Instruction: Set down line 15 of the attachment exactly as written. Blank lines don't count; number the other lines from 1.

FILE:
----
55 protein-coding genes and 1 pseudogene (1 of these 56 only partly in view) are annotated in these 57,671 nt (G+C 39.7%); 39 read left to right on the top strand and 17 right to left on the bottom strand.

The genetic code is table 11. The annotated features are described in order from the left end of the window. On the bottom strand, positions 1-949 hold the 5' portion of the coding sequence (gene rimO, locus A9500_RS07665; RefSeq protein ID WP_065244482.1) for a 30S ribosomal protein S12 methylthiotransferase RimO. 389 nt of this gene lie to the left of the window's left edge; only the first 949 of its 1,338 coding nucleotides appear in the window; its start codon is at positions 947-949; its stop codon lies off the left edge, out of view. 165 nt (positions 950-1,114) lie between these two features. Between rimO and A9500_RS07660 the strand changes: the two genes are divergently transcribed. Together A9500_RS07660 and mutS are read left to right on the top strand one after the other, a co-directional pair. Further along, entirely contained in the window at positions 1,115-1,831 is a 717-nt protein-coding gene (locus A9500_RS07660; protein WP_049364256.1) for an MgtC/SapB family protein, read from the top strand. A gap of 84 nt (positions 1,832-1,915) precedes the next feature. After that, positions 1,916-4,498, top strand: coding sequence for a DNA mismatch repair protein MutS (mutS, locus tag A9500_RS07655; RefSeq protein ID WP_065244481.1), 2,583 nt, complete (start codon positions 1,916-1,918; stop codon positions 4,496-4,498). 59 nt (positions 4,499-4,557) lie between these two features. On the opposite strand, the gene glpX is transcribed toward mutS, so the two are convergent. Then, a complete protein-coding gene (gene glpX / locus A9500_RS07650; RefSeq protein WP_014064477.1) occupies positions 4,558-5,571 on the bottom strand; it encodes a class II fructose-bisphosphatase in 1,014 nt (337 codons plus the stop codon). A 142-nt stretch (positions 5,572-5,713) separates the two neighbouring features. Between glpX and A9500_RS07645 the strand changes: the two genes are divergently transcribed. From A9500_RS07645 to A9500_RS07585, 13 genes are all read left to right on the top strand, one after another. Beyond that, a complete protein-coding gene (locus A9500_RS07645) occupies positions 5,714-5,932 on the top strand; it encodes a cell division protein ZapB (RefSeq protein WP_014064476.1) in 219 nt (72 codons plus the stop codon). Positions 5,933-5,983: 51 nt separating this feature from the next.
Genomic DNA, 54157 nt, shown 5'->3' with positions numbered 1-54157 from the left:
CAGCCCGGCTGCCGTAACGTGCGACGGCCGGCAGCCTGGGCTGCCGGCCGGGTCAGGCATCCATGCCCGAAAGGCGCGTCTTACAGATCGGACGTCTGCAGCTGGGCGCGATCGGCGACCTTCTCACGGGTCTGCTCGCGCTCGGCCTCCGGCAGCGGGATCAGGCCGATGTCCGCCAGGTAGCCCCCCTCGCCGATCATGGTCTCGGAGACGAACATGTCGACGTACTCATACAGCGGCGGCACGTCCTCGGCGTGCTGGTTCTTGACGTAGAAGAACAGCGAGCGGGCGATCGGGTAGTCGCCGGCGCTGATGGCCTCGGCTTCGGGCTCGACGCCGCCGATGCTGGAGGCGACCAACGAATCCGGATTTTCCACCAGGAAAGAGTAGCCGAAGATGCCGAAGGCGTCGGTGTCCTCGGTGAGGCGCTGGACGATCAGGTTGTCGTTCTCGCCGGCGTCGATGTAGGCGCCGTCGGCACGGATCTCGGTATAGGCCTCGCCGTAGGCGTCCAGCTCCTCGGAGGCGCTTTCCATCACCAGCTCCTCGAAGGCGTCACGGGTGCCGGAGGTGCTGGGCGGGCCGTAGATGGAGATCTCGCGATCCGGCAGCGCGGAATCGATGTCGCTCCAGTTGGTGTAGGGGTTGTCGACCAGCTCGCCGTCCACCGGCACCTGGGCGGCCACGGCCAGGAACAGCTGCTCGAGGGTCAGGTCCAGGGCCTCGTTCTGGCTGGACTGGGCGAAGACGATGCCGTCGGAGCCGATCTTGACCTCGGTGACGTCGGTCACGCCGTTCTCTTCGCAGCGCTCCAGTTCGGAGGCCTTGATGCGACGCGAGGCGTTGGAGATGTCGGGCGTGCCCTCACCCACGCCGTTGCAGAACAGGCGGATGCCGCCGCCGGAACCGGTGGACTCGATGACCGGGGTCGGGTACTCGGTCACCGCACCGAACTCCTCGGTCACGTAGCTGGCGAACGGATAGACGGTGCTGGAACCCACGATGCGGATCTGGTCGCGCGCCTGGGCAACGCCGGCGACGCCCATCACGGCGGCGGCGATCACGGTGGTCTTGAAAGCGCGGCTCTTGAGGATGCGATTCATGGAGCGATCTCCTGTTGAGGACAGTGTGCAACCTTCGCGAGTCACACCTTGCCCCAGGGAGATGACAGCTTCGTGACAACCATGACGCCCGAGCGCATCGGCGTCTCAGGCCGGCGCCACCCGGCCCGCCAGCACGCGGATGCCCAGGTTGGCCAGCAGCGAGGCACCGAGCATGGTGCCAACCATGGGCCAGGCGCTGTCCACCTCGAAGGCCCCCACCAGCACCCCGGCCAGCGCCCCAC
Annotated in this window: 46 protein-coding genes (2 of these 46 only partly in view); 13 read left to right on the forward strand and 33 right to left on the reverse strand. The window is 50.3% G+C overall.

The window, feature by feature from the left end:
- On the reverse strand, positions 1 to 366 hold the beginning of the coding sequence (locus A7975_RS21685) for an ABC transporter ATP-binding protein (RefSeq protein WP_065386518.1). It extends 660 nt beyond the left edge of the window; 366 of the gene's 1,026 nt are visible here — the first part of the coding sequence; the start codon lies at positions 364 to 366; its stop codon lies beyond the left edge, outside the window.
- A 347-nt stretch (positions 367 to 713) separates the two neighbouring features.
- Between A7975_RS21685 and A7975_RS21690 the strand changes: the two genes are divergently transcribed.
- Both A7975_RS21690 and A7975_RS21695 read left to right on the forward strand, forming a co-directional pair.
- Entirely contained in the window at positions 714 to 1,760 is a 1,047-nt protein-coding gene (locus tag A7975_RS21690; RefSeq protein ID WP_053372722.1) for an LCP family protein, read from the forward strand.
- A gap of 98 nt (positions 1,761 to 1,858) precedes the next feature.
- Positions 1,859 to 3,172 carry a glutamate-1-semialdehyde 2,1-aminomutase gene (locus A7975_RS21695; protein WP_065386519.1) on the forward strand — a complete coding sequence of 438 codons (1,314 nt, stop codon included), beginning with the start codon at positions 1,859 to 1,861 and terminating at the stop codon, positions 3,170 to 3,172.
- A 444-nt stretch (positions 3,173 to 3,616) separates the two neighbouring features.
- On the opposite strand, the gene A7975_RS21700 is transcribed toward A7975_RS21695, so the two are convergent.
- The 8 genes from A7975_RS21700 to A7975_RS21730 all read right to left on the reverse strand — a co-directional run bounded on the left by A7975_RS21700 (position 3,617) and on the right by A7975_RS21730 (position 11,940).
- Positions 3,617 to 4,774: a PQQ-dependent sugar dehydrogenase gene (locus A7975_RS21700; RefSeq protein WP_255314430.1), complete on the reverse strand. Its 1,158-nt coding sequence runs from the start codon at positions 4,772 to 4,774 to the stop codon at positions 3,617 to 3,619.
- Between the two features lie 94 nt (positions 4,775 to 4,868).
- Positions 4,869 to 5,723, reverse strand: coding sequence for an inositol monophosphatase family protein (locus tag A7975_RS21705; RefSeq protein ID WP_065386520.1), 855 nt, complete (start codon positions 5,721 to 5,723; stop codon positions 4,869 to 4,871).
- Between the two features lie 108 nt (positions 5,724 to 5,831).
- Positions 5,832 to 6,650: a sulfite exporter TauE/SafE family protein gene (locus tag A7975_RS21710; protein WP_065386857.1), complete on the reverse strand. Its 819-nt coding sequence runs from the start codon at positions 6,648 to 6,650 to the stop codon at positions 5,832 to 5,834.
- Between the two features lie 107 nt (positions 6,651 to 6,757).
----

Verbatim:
- On the opposite strand, the gene A7975_RS21700 is transcribed toward A7975_RS21695, so the two are convergent.